Remembering Irene McKinney
Irene McKinney was born April 20, 1939, in Belington. The remarkable writer and state poet laureate published many books, including The Girl with the Stone in Her Lap, Quick Fire and Slow Fire, and Vivid Companion. At the age of 72, after a long fight with cancer, she passed away in February 2012.
Friend and fellow writer Devon McNamara shares some of her memories of Irene:
I met Irene McKinney in the early ’70s when she lived at Spall Lick, off Route 57, in Barbour County, where I was conducting a poets-in-the schools project. She came to read her early work (from her first book, The Girl with the Stone in Her Lap) in my classes. I recall her effect on students at (now defunct) Flemington High School in Taylor County, how her no-nonsense delivery of astonishing truths—as in “What This Poem is About,” a poem about writing and about “someone who understands you and your metaphysical stutter," or “Animal Oils,” about trapping the wild creatures all about us in the woods and fields—made them laugh and shift and jump up to write something honest themselves. Irene’s brilliant high school student, Jayne Anne Phillips, was just putting the finishing touches on Sweethearts, her first book of prose poems, and a year or two later, during a fierce winter (1977), Irene and Jayne Anne visited a Midwestern college where I was doing a guest semester, and just overwhelmed the students with their honesty about women’s issues and the drama inherent in the West Virginia struggle with its extractive industries, its heart-stopping rural beauty, its music, its echoing past.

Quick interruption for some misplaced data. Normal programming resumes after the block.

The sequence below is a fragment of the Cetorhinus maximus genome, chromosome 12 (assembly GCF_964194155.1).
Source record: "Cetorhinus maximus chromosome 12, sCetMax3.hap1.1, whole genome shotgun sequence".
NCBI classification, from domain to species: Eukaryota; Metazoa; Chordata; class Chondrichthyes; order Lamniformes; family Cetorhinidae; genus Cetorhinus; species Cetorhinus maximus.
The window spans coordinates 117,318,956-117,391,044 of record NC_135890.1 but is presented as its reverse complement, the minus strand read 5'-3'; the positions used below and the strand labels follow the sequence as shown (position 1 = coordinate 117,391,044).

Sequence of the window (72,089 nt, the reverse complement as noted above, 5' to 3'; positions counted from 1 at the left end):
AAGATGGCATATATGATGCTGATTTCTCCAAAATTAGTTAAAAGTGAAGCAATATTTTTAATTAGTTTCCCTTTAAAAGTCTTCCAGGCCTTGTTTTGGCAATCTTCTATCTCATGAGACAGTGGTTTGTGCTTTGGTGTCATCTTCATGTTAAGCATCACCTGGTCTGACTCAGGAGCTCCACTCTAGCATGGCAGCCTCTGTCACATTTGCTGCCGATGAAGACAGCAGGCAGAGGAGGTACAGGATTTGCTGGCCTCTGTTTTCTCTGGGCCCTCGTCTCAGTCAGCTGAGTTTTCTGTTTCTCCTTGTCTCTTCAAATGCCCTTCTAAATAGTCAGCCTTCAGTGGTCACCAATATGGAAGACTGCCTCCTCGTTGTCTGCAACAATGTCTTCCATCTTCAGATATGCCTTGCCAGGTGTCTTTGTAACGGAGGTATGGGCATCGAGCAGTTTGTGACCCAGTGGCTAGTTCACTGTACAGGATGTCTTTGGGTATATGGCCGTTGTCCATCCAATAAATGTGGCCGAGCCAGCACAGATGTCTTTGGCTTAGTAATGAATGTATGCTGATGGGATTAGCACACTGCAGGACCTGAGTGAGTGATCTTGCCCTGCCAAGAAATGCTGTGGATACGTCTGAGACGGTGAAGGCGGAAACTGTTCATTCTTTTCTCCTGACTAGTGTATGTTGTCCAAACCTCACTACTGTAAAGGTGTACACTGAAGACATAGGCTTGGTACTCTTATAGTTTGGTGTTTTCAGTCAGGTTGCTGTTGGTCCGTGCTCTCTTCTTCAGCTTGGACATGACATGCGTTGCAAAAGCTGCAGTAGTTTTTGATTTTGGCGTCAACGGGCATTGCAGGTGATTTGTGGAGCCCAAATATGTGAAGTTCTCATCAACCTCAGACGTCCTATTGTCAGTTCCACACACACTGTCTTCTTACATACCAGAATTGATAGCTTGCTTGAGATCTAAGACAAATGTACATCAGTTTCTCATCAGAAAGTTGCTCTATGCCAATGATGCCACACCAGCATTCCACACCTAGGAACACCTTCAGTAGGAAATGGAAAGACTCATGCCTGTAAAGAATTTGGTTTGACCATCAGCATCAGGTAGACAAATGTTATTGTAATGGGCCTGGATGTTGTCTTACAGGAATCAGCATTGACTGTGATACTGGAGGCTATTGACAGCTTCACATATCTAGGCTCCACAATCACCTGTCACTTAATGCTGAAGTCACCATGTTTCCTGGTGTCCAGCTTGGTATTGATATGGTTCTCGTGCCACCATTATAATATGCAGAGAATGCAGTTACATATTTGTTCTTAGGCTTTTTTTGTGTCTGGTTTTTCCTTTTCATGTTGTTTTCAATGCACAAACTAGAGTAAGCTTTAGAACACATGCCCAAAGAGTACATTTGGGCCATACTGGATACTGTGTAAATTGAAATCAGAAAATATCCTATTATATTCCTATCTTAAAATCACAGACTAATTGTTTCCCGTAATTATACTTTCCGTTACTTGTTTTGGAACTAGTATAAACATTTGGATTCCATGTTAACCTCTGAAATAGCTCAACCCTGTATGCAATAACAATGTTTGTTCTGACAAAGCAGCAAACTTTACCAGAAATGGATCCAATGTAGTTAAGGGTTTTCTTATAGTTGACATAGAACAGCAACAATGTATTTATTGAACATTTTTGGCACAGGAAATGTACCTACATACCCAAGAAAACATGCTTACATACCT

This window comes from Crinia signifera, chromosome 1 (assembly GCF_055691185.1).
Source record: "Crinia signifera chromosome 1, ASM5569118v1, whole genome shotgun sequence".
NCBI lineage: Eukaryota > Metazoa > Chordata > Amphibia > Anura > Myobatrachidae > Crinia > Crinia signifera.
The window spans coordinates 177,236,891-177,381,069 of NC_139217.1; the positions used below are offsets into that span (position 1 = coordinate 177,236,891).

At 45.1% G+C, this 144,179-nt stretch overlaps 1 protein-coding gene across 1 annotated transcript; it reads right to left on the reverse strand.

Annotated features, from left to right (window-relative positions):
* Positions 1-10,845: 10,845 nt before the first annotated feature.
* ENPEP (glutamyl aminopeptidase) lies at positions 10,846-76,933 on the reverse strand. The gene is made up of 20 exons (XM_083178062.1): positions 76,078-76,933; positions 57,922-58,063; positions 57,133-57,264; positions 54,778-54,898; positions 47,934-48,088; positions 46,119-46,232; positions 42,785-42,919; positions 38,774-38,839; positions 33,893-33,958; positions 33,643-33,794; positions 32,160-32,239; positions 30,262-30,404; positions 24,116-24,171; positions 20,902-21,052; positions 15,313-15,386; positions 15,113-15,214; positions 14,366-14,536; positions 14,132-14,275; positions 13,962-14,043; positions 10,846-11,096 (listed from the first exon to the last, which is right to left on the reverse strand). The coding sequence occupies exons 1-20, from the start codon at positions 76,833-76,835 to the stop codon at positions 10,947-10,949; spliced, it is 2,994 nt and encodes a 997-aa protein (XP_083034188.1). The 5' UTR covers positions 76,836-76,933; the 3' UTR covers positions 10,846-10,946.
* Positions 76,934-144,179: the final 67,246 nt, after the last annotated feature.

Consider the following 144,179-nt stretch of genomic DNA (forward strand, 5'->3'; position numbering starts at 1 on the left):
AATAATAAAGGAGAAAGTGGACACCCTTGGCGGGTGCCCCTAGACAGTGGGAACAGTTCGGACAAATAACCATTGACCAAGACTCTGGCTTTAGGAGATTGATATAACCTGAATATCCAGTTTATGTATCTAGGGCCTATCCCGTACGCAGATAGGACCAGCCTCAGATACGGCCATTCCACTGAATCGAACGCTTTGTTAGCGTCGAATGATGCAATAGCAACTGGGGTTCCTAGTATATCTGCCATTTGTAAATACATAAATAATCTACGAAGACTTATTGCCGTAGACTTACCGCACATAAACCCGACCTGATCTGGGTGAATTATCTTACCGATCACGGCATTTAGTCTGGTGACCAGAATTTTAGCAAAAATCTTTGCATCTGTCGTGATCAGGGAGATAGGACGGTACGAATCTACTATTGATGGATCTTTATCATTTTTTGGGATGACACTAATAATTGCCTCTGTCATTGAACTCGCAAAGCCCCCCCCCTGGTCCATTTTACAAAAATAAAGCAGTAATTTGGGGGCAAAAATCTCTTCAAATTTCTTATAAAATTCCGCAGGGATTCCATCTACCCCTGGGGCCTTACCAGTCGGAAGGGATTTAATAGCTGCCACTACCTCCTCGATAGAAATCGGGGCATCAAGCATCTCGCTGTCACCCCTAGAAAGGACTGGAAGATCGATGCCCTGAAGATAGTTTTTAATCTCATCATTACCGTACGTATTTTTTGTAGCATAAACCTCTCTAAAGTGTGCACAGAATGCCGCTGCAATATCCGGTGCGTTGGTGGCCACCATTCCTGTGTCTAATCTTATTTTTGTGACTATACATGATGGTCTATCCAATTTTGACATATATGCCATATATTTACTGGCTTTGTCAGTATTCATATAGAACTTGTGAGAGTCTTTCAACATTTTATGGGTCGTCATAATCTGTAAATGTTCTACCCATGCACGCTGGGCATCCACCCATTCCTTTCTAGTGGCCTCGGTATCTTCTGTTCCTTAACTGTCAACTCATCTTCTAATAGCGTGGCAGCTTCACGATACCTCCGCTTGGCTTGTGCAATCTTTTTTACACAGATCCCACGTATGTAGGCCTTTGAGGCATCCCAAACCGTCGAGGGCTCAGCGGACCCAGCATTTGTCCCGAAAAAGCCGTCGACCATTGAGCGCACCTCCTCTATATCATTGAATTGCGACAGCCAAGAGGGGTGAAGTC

For me personally, Irene was a genuine friend and fellow artist, always a rich source of inspiration, of original observations, funny, tragic, always recounted with directness and panache, no matter the subject. She was a splendid performer, whether on my porch, in the classroom, at the reader’s podium, or next to me in the car on one of our innumerable car trips. Driving to D.C. in the late '90s for a conference—Allen Ginsburg had just died—she read from her notebook the newly completed “Viridian Days” (from Vivid Companion), and we laughed and laughed over the fragility and immortality of words. I particularly loved her vast, energetic, infinitely open-minded reading habits. We traded books for decades—she was a treasure trove. She lived in the house I shared with my husband in Barbour County one winter while we were on the road and she left poems everywhere—and memories of parties I am still hearing about. But her endless piles and shelves of books—everyone who knew and loved her can say the same, my colleagues at Wesleyan, other close literary friends far and near—“Irene’s read everything.” The little house she built on her father’s land near Belington, off the Talbott Road, she called a “cross between a library and a church”—the reverence for the source of human nourishment that is poetry, fiction, philosophy, history, social commentary, and spiritual meditation from all over the world and time, everywhere in abundance, floor to ceiling, overflowing the balcony, the kitchen, the bedroom, up and down the living room walls beside the big windows that gave on to the pasture. She knew what it was to be an artist—the cost, the hard work, the real rewards.